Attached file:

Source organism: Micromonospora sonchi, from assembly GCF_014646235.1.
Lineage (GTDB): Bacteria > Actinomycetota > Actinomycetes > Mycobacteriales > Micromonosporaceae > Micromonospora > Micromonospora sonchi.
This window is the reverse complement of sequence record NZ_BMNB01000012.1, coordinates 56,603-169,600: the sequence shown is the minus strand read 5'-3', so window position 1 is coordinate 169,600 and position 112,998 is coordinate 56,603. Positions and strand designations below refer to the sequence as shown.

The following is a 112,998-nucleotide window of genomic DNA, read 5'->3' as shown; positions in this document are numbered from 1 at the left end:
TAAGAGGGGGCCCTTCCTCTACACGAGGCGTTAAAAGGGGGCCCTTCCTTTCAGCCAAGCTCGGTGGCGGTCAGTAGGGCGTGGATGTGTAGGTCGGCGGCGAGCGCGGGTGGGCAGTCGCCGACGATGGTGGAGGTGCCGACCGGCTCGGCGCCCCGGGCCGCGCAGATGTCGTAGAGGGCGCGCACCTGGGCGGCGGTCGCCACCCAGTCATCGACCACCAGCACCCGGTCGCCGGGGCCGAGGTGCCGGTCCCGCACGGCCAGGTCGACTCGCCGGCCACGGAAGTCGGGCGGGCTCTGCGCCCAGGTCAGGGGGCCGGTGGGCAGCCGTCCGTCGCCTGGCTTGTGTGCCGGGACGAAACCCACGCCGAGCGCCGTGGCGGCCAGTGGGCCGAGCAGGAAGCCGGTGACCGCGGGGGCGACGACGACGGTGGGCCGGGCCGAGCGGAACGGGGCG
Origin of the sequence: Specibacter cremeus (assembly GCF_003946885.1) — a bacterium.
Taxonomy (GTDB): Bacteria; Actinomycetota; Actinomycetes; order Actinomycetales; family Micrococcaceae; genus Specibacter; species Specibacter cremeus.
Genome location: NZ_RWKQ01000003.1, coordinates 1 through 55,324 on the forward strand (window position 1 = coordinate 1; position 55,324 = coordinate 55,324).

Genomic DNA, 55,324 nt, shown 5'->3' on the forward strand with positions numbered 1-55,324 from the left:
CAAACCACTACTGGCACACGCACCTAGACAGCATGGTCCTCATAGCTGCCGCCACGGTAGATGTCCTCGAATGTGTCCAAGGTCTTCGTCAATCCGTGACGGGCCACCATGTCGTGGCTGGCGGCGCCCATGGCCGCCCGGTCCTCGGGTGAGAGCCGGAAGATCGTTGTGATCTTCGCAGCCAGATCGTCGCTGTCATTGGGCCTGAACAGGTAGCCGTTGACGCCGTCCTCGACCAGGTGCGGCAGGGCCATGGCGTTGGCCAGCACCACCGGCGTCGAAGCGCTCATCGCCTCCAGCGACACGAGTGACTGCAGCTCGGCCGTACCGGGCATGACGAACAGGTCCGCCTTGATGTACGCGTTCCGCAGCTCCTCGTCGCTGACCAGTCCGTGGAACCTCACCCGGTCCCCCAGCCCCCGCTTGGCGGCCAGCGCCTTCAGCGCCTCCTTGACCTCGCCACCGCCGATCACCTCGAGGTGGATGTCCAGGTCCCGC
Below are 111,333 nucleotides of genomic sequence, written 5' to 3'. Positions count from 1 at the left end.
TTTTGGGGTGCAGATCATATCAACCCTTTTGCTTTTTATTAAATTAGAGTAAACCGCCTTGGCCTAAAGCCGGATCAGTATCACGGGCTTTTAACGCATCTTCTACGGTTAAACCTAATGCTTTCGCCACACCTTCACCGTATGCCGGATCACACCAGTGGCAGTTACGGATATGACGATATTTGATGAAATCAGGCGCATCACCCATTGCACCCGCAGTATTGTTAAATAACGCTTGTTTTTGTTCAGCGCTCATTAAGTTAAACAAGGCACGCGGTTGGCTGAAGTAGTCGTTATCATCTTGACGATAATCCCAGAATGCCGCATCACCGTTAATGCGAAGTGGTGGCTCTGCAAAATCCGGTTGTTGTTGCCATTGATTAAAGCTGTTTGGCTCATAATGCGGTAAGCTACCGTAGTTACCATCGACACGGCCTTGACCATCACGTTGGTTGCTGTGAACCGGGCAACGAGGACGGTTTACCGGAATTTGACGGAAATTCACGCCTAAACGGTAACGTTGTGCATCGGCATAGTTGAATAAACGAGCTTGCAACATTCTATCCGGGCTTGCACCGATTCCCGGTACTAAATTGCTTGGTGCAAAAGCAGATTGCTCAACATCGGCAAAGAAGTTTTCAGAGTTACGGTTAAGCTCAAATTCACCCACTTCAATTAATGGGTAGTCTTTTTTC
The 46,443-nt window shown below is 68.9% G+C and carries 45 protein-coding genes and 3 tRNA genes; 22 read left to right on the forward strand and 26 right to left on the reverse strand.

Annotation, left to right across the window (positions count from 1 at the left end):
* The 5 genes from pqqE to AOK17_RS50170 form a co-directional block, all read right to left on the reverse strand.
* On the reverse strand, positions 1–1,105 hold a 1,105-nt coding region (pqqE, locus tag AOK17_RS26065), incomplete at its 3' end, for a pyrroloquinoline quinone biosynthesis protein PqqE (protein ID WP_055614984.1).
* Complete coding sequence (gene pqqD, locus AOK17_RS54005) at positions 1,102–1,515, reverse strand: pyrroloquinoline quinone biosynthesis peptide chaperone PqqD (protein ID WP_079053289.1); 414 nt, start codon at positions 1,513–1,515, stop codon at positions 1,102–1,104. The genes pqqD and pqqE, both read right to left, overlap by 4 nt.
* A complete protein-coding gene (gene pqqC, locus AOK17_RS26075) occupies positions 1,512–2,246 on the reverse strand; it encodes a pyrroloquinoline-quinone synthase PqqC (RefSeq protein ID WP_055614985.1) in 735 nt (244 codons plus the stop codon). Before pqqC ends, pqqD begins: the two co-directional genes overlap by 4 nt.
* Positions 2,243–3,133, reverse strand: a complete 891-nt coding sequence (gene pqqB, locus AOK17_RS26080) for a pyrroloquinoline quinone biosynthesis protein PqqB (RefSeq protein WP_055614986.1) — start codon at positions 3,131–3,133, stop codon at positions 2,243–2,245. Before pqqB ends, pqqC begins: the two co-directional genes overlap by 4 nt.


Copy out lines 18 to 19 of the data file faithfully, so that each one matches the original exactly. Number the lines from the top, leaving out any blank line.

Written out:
* A complete protein-coding gene (gene pqqC, locus AOK17_RS26075) occupies positions 1,512–2,246 on the reverse strand; it encodes a pyrroloquinoline-quinone synthase PqqC (RefSeq protein ID WP_055614985.1) in 735 nt (244 codons plus the stop codon). Before pqqC ends, pqqD begins: the two co-directional genes overlap by 4 nt.
* Positions 2,243–3,133, reverse strand: a complete 891-nt coding sequence (gene pqqB, locus AOK17_RS26080) for a pyrroloquinoline quinone biosynthesis protein PqqB (RefSeq protein WP_055614986.1) — start codon at positions 3,131–3,133, stop codon at positions 2,243–2,245. Before pqqB ends, pqqC begins: the two co-directional genes overlap by 4 nt.